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This week: New discs by Charlotte Gainsbourg and The Polyphonic Spree

Music reviews - 09.20.06 

This week: New discs by Charlotte Gainsbourg and The Polyphonic Spree

Untitled Document

click to enlarge Charlotte Gainsbourg
  • Charlotte Gainsbourg

Charlotte Gainsbourg
5:55
WEA

While the pairing of this superstar actress with the adventurous electronic duo Air is bound to send novelty seekers into self-lubricating throes of anticipation, the presence of famed Radiohead producer Nigel Godrich and Pulp frontman Jarvis Cocker’s lyrics could inspire at least a moistening twinge of curiosity in discriminating listeners too. Gainsbourg routinely proves her dedication to the craft of acting, so it seems unfair to automatically doubt her singing, most notoriously demonstrated at age 12 when she and her father, legendary lech Serge Gainsbourg, dueted on the shocking “Lemon Incest.” But, because Air’s sumptuous atmospheres get pushed back to a frosty distance, 5:55 comes off like a screen test, with Gainsbourg’s whispery evocations of vaguely grim emotions way too far up-front. Then again, it does make a perfect soundtrack for seducing equally frosty and slightly pretentious 20something girls. Just don’t act surprised when you feel empty in the morning. For bona-fide companionship, however, you might wanna hold out for Air’s next album --- and Gainsbourg’s next film.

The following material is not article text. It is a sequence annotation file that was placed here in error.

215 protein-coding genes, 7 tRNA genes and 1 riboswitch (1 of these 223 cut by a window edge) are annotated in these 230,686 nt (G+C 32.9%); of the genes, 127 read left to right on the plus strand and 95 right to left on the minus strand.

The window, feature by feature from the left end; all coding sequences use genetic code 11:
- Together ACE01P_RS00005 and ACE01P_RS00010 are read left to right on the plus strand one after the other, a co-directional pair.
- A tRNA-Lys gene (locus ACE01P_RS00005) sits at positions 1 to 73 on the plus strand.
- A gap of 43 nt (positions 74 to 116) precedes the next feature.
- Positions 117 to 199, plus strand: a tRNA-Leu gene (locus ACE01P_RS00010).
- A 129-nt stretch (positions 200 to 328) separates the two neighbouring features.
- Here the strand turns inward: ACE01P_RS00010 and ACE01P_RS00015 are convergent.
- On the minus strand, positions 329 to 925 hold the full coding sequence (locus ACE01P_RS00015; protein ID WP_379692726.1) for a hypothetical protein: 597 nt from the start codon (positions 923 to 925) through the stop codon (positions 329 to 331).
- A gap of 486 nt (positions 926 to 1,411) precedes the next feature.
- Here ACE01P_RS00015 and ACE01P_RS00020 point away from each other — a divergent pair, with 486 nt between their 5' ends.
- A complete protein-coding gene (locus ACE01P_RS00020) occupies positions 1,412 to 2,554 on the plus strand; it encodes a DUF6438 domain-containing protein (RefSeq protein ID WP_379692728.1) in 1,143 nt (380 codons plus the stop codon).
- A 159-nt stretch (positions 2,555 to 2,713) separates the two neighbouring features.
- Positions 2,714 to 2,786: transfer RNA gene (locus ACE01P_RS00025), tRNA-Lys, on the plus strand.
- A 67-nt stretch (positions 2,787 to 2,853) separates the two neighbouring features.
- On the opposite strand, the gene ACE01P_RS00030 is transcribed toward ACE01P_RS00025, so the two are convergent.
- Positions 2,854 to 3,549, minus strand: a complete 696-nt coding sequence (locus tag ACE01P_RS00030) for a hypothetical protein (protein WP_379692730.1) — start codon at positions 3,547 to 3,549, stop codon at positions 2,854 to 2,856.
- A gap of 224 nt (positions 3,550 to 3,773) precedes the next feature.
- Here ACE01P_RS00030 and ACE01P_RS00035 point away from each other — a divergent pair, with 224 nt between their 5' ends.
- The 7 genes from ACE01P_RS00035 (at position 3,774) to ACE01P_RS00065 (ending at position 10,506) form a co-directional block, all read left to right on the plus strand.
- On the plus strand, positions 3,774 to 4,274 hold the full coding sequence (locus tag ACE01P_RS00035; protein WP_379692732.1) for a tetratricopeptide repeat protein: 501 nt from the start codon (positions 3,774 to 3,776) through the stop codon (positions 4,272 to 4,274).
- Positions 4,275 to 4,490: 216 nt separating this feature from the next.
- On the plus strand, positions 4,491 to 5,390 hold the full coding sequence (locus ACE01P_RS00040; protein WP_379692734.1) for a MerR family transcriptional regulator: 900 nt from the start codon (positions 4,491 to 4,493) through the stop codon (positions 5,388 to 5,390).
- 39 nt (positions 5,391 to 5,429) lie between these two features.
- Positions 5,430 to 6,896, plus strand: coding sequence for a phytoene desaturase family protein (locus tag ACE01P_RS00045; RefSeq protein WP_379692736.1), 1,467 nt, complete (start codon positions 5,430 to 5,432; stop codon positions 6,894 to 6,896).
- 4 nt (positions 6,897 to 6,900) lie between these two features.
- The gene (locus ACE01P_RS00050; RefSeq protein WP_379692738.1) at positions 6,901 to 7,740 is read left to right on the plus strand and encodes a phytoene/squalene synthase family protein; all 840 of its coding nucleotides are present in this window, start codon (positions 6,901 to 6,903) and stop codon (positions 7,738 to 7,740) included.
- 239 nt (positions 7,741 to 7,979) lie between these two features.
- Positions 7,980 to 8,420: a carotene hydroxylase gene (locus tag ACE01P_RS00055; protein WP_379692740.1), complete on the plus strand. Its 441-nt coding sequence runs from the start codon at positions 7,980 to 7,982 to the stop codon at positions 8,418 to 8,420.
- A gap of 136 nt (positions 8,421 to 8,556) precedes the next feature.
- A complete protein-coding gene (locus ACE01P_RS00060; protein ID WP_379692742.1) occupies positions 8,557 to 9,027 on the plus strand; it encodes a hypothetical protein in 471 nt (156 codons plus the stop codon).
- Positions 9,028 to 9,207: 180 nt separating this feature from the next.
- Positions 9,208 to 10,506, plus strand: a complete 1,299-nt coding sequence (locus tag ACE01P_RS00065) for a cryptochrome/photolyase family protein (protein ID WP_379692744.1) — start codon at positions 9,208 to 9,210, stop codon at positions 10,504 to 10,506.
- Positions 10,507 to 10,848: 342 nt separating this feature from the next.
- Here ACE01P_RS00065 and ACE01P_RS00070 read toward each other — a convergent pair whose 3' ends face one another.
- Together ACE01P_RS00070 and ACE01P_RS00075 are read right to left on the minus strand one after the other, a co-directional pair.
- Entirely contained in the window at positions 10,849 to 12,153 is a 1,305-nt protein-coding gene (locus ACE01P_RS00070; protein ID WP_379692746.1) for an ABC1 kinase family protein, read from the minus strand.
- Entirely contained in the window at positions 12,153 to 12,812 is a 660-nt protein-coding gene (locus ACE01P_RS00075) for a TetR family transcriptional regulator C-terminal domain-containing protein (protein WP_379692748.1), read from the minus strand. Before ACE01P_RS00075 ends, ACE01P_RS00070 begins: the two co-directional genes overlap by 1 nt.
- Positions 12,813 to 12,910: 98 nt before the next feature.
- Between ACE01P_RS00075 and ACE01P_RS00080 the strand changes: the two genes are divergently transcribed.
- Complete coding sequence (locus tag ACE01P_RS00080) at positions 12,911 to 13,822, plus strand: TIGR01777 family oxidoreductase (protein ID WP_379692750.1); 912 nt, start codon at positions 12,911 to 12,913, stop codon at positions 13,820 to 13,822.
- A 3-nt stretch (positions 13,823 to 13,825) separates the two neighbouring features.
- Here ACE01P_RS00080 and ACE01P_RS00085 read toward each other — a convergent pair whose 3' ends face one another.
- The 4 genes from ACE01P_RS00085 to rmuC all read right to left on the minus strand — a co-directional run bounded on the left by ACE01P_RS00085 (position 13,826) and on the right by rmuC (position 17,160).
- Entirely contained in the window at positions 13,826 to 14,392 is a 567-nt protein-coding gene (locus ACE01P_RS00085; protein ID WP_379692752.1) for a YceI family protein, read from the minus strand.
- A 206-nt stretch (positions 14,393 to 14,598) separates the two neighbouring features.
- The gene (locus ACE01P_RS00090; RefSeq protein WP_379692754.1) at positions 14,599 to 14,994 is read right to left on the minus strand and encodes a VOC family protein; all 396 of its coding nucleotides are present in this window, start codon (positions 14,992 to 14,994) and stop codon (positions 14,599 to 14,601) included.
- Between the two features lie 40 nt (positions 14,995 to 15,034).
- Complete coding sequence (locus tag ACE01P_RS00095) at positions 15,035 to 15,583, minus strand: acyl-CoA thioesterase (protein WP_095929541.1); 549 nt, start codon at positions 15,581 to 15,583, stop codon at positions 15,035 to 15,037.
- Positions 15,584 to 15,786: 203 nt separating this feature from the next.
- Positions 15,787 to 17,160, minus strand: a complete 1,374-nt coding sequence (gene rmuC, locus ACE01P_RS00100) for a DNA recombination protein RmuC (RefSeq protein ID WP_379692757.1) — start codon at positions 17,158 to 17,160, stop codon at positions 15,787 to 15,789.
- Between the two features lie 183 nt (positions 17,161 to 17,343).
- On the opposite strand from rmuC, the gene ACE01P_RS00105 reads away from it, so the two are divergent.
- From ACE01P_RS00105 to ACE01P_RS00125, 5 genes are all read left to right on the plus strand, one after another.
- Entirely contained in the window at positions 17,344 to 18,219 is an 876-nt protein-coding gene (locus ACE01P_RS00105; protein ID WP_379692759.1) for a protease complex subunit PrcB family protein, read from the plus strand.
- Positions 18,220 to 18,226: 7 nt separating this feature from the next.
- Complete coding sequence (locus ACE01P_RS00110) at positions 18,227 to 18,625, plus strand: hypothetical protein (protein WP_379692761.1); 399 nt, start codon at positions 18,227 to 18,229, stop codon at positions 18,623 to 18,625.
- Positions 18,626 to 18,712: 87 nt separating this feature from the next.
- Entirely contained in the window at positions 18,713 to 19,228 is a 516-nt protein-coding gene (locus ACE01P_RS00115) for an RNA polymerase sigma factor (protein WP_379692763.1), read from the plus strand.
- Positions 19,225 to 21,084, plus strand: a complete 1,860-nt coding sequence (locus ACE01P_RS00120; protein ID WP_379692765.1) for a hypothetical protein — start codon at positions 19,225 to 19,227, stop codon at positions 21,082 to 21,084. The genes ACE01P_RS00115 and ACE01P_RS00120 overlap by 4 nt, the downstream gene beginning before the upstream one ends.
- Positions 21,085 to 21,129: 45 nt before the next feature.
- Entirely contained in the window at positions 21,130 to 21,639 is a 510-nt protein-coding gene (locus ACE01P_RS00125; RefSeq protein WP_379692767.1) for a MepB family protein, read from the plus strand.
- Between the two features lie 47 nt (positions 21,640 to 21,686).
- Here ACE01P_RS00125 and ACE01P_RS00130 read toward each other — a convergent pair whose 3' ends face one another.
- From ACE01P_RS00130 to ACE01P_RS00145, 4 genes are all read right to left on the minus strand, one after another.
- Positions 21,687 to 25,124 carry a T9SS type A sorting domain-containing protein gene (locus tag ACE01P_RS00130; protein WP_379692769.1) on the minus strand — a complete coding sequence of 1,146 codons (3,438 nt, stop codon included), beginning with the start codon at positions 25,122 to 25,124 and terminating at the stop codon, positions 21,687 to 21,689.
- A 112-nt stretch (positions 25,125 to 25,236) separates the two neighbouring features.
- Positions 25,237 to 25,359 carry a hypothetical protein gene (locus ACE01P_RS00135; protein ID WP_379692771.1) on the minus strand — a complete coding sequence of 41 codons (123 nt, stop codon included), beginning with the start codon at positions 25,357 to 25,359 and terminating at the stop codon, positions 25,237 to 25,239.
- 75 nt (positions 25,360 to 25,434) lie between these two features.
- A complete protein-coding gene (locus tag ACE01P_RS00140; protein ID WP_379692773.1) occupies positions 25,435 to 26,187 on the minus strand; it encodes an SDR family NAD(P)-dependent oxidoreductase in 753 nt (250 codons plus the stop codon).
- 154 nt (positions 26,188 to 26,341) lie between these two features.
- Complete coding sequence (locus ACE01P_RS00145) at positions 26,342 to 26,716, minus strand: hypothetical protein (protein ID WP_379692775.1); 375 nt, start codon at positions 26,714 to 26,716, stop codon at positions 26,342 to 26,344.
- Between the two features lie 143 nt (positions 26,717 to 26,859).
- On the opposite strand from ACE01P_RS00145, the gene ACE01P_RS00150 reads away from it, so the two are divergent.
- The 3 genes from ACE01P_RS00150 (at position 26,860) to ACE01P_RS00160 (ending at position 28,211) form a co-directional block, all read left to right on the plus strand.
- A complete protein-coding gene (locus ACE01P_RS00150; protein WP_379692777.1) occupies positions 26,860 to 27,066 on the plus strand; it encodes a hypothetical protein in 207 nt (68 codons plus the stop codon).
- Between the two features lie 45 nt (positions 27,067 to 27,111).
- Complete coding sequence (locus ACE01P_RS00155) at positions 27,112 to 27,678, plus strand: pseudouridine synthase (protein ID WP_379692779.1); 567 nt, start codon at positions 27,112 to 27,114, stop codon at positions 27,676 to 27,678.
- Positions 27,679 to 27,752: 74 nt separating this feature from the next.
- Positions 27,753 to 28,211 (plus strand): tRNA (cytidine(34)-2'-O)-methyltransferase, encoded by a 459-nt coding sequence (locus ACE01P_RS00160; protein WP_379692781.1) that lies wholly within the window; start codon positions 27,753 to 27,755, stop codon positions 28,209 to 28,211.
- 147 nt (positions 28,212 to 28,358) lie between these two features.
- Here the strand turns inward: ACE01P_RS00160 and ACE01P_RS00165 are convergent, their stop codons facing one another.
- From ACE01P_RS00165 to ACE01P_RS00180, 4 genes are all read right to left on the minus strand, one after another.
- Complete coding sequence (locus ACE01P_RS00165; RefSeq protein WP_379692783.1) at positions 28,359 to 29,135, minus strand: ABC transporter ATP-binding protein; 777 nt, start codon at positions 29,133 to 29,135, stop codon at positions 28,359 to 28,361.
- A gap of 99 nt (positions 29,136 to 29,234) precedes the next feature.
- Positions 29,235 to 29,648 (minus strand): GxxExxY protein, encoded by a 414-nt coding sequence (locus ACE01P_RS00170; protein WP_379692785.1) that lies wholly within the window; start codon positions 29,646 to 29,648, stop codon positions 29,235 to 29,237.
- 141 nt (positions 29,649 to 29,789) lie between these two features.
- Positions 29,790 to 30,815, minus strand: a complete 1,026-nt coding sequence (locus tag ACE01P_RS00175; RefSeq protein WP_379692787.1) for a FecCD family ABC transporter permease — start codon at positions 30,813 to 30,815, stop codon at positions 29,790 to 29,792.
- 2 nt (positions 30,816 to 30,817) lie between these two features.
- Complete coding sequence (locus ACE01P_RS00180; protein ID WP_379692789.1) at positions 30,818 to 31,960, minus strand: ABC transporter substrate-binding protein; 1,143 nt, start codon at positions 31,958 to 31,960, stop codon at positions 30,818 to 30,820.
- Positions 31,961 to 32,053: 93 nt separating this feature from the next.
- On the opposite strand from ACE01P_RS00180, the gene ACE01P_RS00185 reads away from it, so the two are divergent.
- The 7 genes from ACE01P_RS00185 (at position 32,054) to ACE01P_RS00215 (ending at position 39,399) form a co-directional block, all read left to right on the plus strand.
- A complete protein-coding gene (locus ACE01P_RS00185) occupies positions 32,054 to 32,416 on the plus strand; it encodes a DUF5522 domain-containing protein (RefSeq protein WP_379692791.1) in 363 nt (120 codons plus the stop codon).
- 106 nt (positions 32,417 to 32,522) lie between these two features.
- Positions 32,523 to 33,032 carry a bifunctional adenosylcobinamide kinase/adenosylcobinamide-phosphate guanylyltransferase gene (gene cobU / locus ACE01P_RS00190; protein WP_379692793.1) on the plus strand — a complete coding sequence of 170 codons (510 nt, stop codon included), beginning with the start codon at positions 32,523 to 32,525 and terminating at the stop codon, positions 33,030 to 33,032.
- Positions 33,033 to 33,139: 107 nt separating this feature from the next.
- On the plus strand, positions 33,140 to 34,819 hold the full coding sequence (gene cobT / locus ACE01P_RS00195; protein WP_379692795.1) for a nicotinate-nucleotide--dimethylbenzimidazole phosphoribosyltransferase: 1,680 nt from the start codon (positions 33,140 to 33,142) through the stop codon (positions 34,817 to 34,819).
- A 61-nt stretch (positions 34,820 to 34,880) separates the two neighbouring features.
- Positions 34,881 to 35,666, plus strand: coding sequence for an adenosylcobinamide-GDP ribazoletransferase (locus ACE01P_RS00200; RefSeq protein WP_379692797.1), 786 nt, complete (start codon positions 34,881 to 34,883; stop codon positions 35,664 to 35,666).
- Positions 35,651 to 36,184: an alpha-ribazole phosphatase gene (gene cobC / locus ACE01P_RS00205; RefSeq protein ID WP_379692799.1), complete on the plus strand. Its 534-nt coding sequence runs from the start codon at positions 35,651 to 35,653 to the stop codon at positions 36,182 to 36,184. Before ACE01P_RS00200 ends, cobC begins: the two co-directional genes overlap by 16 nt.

--- Saby Reyes-Kulkarni

 

click to enlarge The Polyphonic Spree
  • The Polyphonic Spree

The Polyphonic Spree
Wait

While the Spree’s cult following waits for the band’s new album to drop in 2007, here’s this five-song EP to hold them over. Too bad it only includes two new tracks; the other three tunes (“Love My Way,” “Sonic Bloom,” and “Lithium”) are covers. Covering the Psychedelic Furs and Tripping Daisy seems to be right up the Spree’s alley, but Nirvana is quite a curveball. And yet it works oh so well, with the Spree turning the song into an almost cheerful ditty, complete with a light, airy piano line and a full-on string section. The chorus becomes more of a sing-along than an angry exclamation, and you can almost hear them smiling on the track.

Of the two new tracks, “Mental Cabaret” is a breezy, danceable, three-minute, piano-driven number and “I’m Calling” is a bit slower, but still melodic and pretty, with a nice horn accompaniment.

With an EP like this, one can only hope that the full-length disc will really be worth the Wait.

--- Todd Rezsnyak

 

 

  • This week: New discs by Charlotte Gainsbourg and The Polyphonic Spree

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